Okay, bad example, but among other things, she points to the same brain science that some scientists have been using in an effort to explain why some people have the sexual orientations they do (notice that heterosexuality here goes unquestioned). My immediate response is that those scientists have also not reached any conclusions. They’re using brain scans in which activity in certain areas of the brain is associated with certain functionality. The best they can offer here is a correlation without explanation, which is one reason research continues. Whatever is going on with sexual orientation or, for that matter, what is now called gender dysphoria (formerly gender identity disorder), it is sure to involve more than bright spots on a magnetic resonance image.

This transgender woman also points to identical twin studies which allegedly show a genetic connection. This correlation is inadequate as well. While such correlations may be useful with clearly biological and genetic causes, we simply don’t know that gender dysphoria (or sexual orientation) is biological or genetic in origin.

For forty years as the University Distinguished Service Professor of Psychiatry at Johns Hopkins Medical School—twenty-six of which were also spent as Psychiatrist in Chief of Johns Hopkins Hospital—I have been studying people who claim to be transgender. . . . At Johns Hopkins, after pioneering sex-change surgery, we demonstrated that the practice brought no important benefits. As a result, we stopped offering that form of treatment in the 1970s.”[8]

That’s from what I think is a traditionalist conservative magazine and traditionalist conservatives, along with social conservatives, are about as sexually regressive and repressive as one can get. On the other hand, I don’t know traditionalists to be dishonest, it appears that the author, Paul McHugh, certainly has the credentials to know what he’s talking about, and Johns Hopkins is certainly a reputable sort of place. So I think we can reasonably allow him his doubts.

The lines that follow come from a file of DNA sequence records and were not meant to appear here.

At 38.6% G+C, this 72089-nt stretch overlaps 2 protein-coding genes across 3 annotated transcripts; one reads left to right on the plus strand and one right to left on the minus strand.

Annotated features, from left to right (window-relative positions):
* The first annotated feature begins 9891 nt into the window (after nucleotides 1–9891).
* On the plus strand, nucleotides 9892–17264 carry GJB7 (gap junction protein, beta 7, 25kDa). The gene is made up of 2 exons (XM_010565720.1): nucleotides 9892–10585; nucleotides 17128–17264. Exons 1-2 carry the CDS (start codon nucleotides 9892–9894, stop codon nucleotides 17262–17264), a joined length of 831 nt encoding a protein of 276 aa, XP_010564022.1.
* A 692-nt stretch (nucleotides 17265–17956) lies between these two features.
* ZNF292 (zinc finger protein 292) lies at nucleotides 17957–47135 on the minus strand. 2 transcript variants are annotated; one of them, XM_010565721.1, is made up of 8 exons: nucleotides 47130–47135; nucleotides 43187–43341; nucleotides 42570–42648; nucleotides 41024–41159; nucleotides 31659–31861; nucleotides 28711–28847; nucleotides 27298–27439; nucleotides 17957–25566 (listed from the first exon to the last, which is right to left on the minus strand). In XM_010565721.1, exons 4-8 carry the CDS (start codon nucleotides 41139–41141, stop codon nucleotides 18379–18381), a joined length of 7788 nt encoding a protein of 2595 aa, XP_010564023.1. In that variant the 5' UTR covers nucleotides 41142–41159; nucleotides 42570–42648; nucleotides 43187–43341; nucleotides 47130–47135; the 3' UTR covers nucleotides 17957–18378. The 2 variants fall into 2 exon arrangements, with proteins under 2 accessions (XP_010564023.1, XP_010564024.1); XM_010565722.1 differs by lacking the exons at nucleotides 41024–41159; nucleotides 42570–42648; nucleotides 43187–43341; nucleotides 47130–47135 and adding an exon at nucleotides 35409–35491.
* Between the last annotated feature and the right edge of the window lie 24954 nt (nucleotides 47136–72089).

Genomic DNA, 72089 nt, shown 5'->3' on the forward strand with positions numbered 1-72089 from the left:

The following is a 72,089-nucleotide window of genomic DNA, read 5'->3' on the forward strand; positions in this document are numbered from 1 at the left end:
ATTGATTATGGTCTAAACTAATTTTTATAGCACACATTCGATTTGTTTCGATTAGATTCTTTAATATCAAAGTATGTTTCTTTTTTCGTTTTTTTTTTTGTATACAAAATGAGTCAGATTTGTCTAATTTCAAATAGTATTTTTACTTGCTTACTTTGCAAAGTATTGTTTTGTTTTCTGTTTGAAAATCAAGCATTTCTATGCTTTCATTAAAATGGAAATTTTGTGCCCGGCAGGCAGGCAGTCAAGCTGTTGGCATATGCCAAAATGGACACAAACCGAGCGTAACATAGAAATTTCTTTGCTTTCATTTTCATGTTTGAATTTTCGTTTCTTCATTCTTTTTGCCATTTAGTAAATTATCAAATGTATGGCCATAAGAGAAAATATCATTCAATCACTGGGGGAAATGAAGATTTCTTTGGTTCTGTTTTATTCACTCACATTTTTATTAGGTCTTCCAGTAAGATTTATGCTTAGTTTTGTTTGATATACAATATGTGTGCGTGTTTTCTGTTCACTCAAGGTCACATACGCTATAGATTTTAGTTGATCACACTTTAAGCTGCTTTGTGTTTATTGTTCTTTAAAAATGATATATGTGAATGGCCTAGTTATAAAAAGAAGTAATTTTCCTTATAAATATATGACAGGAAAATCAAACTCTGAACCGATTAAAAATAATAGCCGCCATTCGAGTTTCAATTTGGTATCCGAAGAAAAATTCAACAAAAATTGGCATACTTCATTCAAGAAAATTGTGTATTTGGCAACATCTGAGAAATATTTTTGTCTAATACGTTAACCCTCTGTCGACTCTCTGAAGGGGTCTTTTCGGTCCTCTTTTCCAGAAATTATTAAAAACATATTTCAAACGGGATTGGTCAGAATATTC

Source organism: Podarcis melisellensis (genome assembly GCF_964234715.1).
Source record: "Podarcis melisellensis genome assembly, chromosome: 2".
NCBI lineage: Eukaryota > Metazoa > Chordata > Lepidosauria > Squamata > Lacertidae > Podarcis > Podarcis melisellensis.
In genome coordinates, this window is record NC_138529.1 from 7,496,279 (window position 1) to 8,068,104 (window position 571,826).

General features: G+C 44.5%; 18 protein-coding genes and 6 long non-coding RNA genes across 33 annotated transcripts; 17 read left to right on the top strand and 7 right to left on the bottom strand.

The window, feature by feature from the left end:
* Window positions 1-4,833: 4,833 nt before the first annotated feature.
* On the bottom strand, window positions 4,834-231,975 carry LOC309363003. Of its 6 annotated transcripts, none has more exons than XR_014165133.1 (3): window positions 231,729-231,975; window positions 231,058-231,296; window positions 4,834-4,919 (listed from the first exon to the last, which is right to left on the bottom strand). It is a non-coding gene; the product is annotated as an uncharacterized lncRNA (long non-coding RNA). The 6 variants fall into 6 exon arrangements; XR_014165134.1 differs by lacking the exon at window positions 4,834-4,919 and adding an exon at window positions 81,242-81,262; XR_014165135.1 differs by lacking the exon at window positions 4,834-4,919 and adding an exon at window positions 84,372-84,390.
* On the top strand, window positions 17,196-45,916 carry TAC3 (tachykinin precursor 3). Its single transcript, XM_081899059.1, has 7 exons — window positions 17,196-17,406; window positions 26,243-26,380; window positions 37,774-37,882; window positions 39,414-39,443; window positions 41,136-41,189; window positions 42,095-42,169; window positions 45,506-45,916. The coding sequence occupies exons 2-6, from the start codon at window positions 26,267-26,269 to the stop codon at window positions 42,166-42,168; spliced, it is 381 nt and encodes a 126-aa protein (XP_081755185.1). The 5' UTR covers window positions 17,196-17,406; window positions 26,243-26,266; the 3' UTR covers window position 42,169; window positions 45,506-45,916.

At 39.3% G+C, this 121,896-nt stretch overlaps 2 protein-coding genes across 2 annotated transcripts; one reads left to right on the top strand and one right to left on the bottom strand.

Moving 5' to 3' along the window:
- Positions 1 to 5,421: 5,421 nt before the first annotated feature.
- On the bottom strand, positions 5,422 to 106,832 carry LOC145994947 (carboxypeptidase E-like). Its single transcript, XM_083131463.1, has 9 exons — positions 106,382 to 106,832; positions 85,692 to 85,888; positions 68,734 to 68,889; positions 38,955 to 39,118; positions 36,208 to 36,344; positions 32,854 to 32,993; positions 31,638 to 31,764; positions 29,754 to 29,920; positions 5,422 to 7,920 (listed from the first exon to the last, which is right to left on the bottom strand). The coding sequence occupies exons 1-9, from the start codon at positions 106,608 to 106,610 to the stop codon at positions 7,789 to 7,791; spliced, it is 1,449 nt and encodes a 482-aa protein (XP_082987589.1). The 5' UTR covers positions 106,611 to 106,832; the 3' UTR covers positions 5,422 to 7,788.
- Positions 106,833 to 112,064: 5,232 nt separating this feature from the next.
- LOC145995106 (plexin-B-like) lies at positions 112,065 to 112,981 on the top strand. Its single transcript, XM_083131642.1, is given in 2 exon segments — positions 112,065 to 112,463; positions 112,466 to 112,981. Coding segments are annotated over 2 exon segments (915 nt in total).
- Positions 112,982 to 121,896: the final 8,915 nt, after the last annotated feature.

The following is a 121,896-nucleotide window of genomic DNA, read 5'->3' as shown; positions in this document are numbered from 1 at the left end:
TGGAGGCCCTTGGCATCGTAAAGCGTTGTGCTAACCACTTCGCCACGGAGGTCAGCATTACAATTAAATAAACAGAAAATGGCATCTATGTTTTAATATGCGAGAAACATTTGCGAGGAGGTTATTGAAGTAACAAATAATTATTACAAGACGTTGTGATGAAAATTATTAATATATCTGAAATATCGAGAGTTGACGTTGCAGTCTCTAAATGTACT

Finally, the transgender woman whom I’ve been jousting with points to hormonal evidence. It seems that if you pump a person with one sex up with opposite sex hormones they start acting more like the opposite sex. This doesn’t cut it either. When we speak of gender, we are, beyond doubt, speaking of a social construction. Cultures don’t even agree on how many genders there are. Gender roles vary considerably from culture to culture. So my opponent is seeking to use biology to explain culture. There actually are cases where that’s appropriate, but this is clearly not one of them.

Social scientists will not be surprised. They’ve been wrestling with questions of nature versus nurture for decades if not longer. As I understand the state of things, they generally assume nurture prima facie, that is, until rebutted. Questions of sexual orientation and, I guess, gender dysphoria have been making some inroads on that assumption, but still, no conclusions have been reached.